S. Babin

My Detox Distilled


Life radicalized,

into roots.


But fear loomed like

a stitched whale song.


Laying in the fetal position

wrapped in the arms of solitude,

worse than trapped, no bird songs—


under the cover of a static quilt,

with imprisoned hushed mind voices

beneath and their spun spiraling eyes,


whispers that cycle like lightning

along the trails, bolting down

around Remorse Passage, surging across Regret Line,

plowing straight into Resentment Way,


silent electronic surges boom,

amplified by the hollowed inner walls.


A steel wheelbarrow dumps pile after

pile of hot steamy hopelessness

into the echoing abyss, packing it tight

like a trunk, until it overflows.


Then light cuts down the stock,

and carries the whole heap—

back to the radical,

a mere pretext

without context


in extremes.


Wayward Abolition


Dark spread across the land

in strange westward blows,

from the mouth of a Titan.


Black blanketed the forest,

the gray squirrels hid in trees,

the rabbits to their burrows.


An egg was left by a mother

in the middle of the forest’s

floor. Silent guilt oozed from

the egg toward its neglector,

suffocating her to death.


Night set in for the long hall,

weighing down the trees,

and the bushes longed to see

the sun dancing around the earth

with free food like Jesus.


The once pleased owl

grew tired of the perpetual

blackness, became depressed

as he stared out at the sky,

missing the absence of difference.

And the moon no longer shone,

it slinked back into the abyss.

The owl stopped hooting

and started to lose its feathers.


by S. Babin

S. Babin holds a BA in English Literature from the Ohio State University, and a JD from the University of Pennsylvania Law School. He lives with his family, and works in Columbus, Ohio. His work will be forthcoming in The Wayfarer; Spark: A Creative Anthology; Bop Dead City; Cactus Heart; Star 82 Review; and many more.


After I dropped out of university I spent some time working on my uncle’s farm. My uncle was called Frank and wasn’t much to look at, the whiskey had done that to him, whiskey and heartache. He was getting on now so I chopped wood for the fire and made dinner as best as I could. In the evenings I lost myself in Tolstoy.

My uncle got me into butchery. The first thirteen pigs I killed I named. The last thirteen I resorted to using numbers. Perhaps I was feeling more human.

The one person I killed, in an accident, her name I have long since forgotten.

I remember the date it happened though, that’s something.

When the summer was over I started back for the city and found myself in a diner with a woman I did not know. I told her that I loved her right there and then and knew from the moment I set eyes upon her that we were to be married. She was called Mercy and she thought what I said and did was very strange but that she would leave it go this time because I had a tired face and when men are tired they do foolish things.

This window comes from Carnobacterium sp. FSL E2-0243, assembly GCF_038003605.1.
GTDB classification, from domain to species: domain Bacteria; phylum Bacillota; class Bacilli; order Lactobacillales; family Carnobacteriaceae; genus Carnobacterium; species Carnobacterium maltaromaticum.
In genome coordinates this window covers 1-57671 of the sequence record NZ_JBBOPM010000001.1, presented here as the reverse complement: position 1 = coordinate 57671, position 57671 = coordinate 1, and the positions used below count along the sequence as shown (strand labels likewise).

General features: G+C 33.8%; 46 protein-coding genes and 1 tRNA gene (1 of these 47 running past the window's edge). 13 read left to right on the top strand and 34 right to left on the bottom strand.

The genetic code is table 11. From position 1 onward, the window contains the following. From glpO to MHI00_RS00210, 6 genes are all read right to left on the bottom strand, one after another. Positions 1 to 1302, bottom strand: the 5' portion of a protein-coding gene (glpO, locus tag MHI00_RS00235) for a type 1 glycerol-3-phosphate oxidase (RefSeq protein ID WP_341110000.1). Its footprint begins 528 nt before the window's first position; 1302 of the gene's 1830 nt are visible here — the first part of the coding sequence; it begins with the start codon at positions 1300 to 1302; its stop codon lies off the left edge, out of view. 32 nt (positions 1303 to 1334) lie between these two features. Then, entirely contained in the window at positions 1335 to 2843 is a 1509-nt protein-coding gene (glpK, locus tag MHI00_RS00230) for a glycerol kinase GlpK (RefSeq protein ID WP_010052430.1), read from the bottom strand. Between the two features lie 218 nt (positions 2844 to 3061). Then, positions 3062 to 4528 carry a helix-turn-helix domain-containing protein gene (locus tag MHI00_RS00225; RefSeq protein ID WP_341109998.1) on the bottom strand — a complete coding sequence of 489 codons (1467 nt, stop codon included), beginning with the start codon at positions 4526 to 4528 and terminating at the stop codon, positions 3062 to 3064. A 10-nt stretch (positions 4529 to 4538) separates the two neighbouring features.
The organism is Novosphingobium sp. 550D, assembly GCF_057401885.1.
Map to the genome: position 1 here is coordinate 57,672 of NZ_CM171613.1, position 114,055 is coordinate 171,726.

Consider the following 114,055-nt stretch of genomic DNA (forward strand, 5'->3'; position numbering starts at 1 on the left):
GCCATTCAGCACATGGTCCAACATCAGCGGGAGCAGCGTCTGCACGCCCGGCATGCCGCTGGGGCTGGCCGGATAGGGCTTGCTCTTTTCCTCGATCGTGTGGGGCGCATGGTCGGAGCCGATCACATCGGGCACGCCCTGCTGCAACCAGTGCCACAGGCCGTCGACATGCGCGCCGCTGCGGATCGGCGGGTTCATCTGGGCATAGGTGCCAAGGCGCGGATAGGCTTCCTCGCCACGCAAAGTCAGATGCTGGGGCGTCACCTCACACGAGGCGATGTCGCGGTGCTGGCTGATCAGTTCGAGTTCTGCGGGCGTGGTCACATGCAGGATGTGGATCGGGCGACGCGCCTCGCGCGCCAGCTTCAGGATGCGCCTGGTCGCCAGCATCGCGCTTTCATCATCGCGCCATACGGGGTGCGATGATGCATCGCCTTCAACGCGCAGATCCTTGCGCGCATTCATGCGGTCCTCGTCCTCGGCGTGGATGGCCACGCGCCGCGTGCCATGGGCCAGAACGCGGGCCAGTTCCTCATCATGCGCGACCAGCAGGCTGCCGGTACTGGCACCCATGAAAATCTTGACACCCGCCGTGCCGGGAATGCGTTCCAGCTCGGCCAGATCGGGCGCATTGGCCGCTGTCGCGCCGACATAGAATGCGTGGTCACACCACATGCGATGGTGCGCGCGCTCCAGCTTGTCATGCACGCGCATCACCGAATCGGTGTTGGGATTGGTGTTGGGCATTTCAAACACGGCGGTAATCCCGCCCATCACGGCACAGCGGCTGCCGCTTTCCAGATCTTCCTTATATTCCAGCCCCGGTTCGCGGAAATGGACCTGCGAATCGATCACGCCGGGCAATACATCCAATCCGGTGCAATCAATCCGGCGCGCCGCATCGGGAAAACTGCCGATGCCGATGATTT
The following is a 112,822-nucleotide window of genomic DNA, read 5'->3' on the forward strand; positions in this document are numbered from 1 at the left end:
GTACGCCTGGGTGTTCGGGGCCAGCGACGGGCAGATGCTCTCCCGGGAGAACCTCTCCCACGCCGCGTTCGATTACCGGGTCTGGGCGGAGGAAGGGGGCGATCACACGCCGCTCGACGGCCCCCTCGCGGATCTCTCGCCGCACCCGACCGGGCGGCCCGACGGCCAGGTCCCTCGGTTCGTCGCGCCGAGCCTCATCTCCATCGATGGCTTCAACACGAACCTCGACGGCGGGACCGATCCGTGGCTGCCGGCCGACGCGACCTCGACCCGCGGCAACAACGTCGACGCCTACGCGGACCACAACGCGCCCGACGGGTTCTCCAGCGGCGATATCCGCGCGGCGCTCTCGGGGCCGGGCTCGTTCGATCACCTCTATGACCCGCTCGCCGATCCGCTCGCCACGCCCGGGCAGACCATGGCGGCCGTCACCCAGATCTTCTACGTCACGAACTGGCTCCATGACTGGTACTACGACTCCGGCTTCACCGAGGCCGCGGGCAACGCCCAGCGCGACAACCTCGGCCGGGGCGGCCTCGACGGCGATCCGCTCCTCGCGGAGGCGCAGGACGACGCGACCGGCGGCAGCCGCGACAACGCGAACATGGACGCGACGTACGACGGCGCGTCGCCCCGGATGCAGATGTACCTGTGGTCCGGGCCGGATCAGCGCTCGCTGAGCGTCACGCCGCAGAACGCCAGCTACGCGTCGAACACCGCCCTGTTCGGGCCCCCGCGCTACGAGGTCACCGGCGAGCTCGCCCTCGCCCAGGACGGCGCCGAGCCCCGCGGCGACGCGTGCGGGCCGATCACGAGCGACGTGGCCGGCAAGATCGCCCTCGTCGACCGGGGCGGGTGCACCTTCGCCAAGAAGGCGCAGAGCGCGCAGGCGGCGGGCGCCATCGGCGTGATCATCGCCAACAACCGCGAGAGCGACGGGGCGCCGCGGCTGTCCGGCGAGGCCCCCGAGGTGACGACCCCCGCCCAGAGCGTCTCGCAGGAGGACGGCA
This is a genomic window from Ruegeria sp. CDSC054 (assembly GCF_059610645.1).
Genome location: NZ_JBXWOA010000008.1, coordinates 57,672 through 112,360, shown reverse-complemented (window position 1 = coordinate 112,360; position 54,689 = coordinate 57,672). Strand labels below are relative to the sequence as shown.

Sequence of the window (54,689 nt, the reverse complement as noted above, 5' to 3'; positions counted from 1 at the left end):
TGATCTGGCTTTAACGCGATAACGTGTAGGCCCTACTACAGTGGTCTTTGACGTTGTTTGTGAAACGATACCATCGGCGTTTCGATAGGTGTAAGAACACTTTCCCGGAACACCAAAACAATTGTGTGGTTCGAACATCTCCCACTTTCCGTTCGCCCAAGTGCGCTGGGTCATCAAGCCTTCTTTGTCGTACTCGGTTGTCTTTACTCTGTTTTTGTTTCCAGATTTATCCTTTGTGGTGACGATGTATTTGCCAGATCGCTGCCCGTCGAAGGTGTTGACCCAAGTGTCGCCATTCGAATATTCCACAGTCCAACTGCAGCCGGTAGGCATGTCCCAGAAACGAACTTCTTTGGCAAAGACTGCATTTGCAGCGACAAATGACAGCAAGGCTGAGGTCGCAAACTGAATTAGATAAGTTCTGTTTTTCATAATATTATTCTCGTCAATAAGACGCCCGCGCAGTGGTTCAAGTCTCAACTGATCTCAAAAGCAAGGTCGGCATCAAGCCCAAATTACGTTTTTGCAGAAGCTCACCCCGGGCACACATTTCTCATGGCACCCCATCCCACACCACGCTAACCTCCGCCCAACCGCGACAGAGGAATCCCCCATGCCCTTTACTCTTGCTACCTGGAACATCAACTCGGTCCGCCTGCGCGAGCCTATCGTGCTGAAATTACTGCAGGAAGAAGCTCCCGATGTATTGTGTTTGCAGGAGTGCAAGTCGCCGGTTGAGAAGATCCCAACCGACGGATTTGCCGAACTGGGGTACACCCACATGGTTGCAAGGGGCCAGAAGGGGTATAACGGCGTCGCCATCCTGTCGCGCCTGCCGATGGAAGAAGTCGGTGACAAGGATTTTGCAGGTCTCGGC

Frank died a little while after that and the pigs cannibalised each other before the last one finally starved to death. I don’t know if she had a name or a number.

I married Mercy but she left me after a few years and married another pig farmer because he was heartbroken and she felt pity for him. I told her as she was leaving that she had too much faith in the word and she said she knew this to be true.


by Roy Endean

Roy Endean lives in the south of Ireland. His work has appeared in Brand Magazine, The Steel Toe Review and Corium, and has been performed by The Accidental Theatre Company. He is the recent recipient of the Burbage New Writing Prize.

Old Dog

The Old Dog finds its legs in the corner. He wants to take me for a walk, but I’m too weak. He knows that better than anyone. He’s been waiting.

We found each other the day I sank into my cups and carved up a drifter for sport. Together we buried the corpse underneath a wooden shed. I remember thinking how deftly his charcoal legs beat back mounds of frozen earth. Back then the Old Dog was only a pup with thoughtless marble eyes and fangs like sewing pins. He’s walked in my shadow ever since, placing paw after paw in my wayward steps. He’s seen me lie and cheat to cover up my crime. He’s watched me kill again and again. With each transgression the Old Dog took on weight and edges and heat. Now his claws glow like coals in a forge and his old bones land like anvils, cracking my ribs as he mounts my chest. His jaws close around my throat and I can taste his canine breath. The scent of eggs fills every cavity in my skull.

My Old Dog wants to take me for a long walk.

by Zach Lisabeth

Zach Lisabeth is a Los Angeles-based speculative fiction author. His work has appeared in the anthology RealLies (The Zharmae Publishing Press and he is a graduate of the 2014 Clarion Science Fiction & Fantasy Writers Workshop.

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